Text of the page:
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Id: 122569
Status: new
Priority: 0/
Queue: Test-Simple

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Owner: Nobody in particular
Requestors: zefram [...] fysh.org
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Subject: unprintable diagnostics
Date: Sun, 23 Jul 2017 10:39:46 +0100
To: bug-Test-Simple [...] rt.cpan.org
From: Zefram <zefram [...] fysh.org>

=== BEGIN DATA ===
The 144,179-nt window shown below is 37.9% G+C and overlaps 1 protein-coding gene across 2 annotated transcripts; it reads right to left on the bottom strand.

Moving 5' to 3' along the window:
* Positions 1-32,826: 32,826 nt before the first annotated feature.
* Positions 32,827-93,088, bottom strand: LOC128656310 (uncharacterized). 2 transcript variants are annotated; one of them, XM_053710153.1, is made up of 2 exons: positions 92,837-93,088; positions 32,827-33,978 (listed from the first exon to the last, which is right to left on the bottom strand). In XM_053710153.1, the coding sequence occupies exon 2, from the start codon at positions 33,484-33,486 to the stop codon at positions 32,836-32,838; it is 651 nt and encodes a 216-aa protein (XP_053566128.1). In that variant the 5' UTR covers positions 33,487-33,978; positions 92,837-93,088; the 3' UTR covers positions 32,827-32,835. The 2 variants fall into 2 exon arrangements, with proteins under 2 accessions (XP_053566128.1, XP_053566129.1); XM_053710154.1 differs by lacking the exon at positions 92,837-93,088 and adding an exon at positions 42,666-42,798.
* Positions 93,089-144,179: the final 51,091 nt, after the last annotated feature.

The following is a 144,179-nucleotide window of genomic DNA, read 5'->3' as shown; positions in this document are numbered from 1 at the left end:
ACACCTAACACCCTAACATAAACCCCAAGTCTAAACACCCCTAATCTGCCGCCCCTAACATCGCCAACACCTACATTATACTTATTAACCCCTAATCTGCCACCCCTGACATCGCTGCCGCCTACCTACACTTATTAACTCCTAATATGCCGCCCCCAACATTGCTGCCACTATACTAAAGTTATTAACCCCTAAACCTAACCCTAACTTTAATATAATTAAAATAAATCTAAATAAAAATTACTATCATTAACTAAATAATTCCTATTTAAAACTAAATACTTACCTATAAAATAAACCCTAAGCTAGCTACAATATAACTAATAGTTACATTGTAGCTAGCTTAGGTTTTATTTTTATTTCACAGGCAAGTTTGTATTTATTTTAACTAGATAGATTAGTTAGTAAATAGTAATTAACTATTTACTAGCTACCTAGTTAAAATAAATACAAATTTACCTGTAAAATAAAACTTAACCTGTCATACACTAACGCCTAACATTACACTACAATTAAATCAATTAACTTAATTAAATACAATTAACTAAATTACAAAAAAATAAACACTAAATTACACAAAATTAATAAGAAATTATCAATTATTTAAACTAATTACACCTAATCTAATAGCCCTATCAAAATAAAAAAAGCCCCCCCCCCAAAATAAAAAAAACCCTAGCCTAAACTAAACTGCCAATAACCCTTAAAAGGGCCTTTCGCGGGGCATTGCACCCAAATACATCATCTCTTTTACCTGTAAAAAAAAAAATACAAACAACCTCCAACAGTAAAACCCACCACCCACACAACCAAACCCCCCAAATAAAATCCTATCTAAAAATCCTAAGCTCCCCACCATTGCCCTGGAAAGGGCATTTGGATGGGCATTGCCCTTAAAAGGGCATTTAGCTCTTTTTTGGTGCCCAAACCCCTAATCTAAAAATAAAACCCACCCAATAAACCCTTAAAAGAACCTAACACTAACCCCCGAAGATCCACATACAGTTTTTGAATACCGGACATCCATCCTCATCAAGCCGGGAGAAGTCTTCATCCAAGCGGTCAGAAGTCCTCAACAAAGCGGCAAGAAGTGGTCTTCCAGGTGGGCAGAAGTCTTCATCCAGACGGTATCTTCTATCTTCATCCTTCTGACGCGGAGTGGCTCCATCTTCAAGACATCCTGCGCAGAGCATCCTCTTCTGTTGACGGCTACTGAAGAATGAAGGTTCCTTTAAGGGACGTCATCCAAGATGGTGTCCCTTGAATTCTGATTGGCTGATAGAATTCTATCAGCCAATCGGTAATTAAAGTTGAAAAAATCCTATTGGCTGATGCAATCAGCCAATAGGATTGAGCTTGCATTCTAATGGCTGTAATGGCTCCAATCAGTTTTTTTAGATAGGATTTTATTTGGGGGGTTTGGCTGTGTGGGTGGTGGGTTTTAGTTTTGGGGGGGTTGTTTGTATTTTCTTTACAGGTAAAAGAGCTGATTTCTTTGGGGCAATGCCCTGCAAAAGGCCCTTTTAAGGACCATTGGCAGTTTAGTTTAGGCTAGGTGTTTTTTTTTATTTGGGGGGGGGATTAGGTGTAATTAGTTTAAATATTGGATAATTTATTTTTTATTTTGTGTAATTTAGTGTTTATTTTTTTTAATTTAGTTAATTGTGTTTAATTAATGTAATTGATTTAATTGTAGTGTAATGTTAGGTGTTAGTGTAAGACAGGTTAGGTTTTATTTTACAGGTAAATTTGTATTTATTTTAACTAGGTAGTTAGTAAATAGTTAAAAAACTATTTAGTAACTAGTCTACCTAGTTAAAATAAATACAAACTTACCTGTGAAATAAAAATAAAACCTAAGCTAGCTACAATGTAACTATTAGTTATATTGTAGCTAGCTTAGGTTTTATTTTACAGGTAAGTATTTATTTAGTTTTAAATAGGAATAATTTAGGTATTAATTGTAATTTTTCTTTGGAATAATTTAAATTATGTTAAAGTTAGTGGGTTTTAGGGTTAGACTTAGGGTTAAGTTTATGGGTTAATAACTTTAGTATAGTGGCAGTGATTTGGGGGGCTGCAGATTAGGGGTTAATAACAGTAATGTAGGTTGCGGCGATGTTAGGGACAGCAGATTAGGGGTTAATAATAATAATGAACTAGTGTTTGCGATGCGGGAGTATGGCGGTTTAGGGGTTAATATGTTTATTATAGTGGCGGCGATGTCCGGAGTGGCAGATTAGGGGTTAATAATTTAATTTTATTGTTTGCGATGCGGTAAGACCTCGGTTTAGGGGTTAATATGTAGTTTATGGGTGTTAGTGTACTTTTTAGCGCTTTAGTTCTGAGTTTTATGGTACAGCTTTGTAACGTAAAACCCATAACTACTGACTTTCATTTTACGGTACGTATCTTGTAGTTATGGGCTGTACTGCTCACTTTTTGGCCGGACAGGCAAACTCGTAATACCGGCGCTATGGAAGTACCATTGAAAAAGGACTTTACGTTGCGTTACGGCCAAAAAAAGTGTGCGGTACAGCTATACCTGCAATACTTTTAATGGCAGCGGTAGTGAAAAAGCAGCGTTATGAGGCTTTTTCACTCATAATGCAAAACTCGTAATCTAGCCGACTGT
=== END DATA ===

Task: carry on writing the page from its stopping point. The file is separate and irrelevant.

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There's a group of related problems around the printability of Test::More's diagnostics, which have a common cause and a common solution. The attached patch implements the solution. The most obvious of these problems is that, where a data string relevant to a diagnostic contains a control character, that control character is copied straight into the diagnostic. For example, given the test case $ perl -MTest::More -e 'is "", "\a"; done_testing' , one gets output that on a terminal looks like not ok 1 # Failed test at -e line 1. # got: '' # expected: '' 1..1 # Looks like you failed 1 test of 1. and the terminal beeps. The visible diagnostic gives the impression that the two strings being compared are identical, making the failure nonsensical. Unfavourable test runs can easily output a great variety of control characters: consider comparisons of byte strings resulting from cryptographic algorithms. Not only beeps but also messed-up terminal settings result. Related trouble occurs with characters that, while notionally printable, aren't as portable. Consider the test case $ perl -MTest::More -e 'is "\x{e9}", "\x{e2}\x{98}\x{83}"; is "\x{e9}", "\x{2603}"; done_testing' . Firstly, in any case the output contains some C1 control characters, but let's ignore that. By default, i.e., if there's no environment setting to tell Perl to encode its output in UTF-8, then the output shows differing `got' strings and identical `expected' strings, which is the opposite of the truth. The reason for this is revealed by a "Wide character in print" warning: the second diagnostic contains a literal snowman character, which of course can't be sent to a byte stream, and in a terrible decision from 5.6 the core handles this by implicitly encoding just that diagnostic in UTF-8. The practical upshot is that different diagnostics in a single test script run are encoded inconsistently. This warning always means there's a bug: it is a bug that Test::More attempts to output an arbitrary Unicode character to a stream that it doesn't know can accept non-bytes. Even in a fully Unicode-capable environment, in the testing context there are problems with displaying Unicode characters literally. Supposing that the terminal expects UTF-8 and can fully render Unicode, $ perl -MTest::More -e 'is "A", "\x{391}"; is "\x{e9}", "e\x{301}"; done_testing' (optionally with environment settings for output encoding) produces two diagnostics that show remarkably similar `got' and `expected' strings. In the first case, Latin A versus Greek alpha, these are different graphemes, but will (intentionally) have identical appearance in some fonts. In the second case, precomposed e-acute versus combining sequence, both character sequences represent the same grapheme, and should therefore appear identical in any correct rendering. In both cases, rendering these printable Unicode character sequences impedes the user in comprehending the differences between them, and hence damages the usefulness of the diagnostic for debugging purposes. Furthermore, even where Unicode characters don't cause these problems, they impede communication of the diagnostics to anyone else, by email or other means. Sometimes they would get through correctly, but it's common for encoding problems to arise along the way, and so even when they actually do get through correctly the receiver can't rely on them having done so. The only characters that can be safely used in diagnostics are the printable ASCII characters. The solution to all the above problems is that all other characters in data strings should be described in diagnostics by non-literal means. The attached patch borrows some logic from Carp's stack trace code to represent data strings in Perl syntax, using only printable ASCII. -zefram
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